I chose my Laidlaw research project after reading Tony Kushner's Angels in America for a module on American Identities in the first term of my Senior Freshman year in Trinity College. After reading the play, I was struck by the portrayal of its queer characters. Angels is set during the AIDS Crisis, a time when gay people were conveyed as one unified body. Reading this piece, I was struck by Kushner’s attempts to work against this. Within Angels in America, voice is extremely important to the characters on an individual level. Throughout the course of the drama, their individual voices and values are expressed against the backdrop of what the world dictates them to be. Queer people in the play fight against the homogenous unity which is enforced by a heteronormative society, consciously and subconsciously. I wanted to explore this due to the fascinating possibilities that come from studying the explosion of a previously united idea of ‘queerness’ in a play written with a political agenda.
The idea behind what my project examines is really important to me. In 21st century society, being a member of the LGBTQIA community is still stigmatised. We hear talk of "the gays" and cultural values held by this one subset of people. The world Kushner portrays is not alien to us, and is not limited by time or geographical location. Quite often, individual voice and identity is lost in the midst of the voice of an entire community. Angels in America works towards breaking down the unified identity enforced by society to show how queer people are more than their sexuality. In 2020, this is still something members of our community fight against. One play worked towards changing an entire society's idea of gay people and highlighting acceptance. My research is crucial to me for helping people understand the role literature can have in driving change in society.
I want my research to have a solid impact in demonstrating to everyone that literature is more than just words on a page. At its heart, it captures human emotion, feeling and thought in an unabridged fashion. Every piece of work is individual, and Queer Literature and Theory attests to this. Plays like Angels in America are performative, a feature many attributed to sexuality and identity. This performance defies how society expected people to behave. By focusing on the real world ramifications of literary depictions, I want my work with Laidlaw to mark the importance of acceptance and individual expression of identity set against the limits of expectation.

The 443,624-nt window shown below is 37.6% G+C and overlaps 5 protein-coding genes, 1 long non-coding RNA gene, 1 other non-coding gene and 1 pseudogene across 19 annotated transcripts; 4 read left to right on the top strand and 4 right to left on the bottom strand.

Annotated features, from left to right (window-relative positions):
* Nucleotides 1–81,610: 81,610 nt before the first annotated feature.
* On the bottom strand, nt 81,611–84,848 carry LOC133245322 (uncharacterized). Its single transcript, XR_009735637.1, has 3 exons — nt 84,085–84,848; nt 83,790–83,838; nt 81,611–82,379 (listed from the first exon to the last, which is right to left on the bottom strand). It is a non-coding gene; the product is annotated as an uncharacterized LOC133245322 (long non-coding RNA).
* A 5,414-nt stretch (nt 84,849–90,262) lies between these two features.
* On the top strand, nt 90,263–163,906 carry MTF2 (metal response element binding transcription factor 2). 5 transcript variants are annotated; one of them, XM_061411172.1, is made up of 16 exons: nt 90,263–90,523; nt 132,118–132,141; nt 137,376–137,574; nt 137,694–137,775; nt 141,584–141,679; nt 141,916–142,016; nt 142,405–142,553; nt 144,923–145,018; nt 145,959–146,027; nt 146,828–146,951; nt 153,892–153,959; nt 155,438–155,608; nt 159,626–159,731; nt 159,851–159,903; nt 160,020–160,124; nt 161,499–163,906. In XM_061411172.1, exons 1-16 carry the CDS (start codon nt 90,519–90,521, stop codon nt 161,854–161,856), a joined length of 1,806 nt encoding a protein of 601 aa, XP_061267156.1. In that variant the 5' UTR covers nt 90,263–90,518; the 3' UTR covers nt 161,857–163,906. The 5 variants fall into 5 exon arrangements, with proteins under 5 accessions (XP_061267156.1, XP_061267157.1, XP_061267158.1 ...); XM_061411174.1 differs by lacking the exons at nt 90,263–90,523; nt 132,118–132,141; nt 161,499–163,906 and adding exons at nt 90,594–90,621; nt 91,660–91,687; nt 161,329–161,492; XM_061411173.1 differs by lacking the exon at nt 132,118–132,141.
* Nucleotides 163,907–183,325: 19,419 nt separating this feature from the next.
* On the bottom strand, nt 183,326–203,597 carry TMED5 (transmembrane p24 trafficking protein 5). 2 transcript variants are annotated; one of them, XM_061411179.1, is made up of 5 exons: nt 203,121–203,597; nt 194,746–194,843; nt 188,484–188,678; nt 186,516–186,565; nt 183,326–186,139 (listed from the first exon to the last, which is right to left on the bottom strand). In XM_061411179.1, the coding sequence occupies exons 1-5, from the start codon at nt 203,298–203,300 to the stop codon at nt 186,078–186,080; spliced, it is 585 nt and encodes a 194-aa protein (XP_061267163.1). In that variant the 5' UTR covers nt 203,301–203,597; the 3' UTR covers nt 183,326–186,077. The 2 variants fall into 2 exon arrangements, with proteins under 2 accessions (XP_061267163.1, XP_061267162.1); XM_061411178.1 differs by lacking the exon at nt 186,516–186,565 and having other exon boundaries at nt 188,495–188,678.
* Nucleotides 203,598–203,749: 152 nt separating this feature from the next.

Tilen Kolar, Leeds University
I come from Slovenia, where LGBT+ populations are still denied full participation in a relatively conservative public space. Having a political activist background, I felt really empowered when becoming a Laidlaw scholar in Leeds, whereby I transformed my passion for LGBT+ activism to examining the LGBT+ sector within an academic context. I joined the ‘Queer Memorials’ research project led by Dr Martin Zebracki. This is the first international research project that thoroughly examines the role of sexuality in public spaces through memorials and related issues of the representation of social diversity and processes of social inclusion and exclusion.
This project is crucial in the current era of populism. It is very relevant given the tense experiences that LGBT+ populations are facing across the life course and geographical contexts, including the project locality of Warsaw where a ‘queer memorial’ was burnt down by far-right nationalist and Catholic groups. In my research, I focused especially on everyday engagement with the Homomonument, the LGBT+ dedicated monument in Amsterdam. Besides the standard data collection, the methodology incorporates self-reflective queer approach, which tries to ‘capture’ our experience at the monument, which follows the notion that a geographer must engage in participatory practices rather than solely observing the ‘geos’ with their ‘gaze’.
Everyday social interactions with queer monuments are critical in understanding spatial dynamics of the LGBT+ individuals. In the case of Amsterdam, the ways in which the Homomonument is constructed in space is particularly relevant because of its status as a ‘living’ monument. Consequently, understanding public engagement is important, as it is fundamental to the conceptualisation of the monument itself.
In general, this research will help us understand how the Homomonument affects the urban experience, and what is its capacity to ‘claim and create inclusive/exclusive spaces’. More significantly, the approach and research focus of this projects significantly expands the understanding of ‘what even is geography’. The latter deserves the queer component that radically changes the perspective on how our spaces are constructed and experienced. By examining the LGBT+ dedicated public art and places of memorialisation, I believe our research significantly challenges heteronormative spaces in our cities. Moreover, backed with our findings, we suggest that the participatory LGBT+ art should be practiced more widely in order to tackle inequalities within the LGBT+ community. Art unites!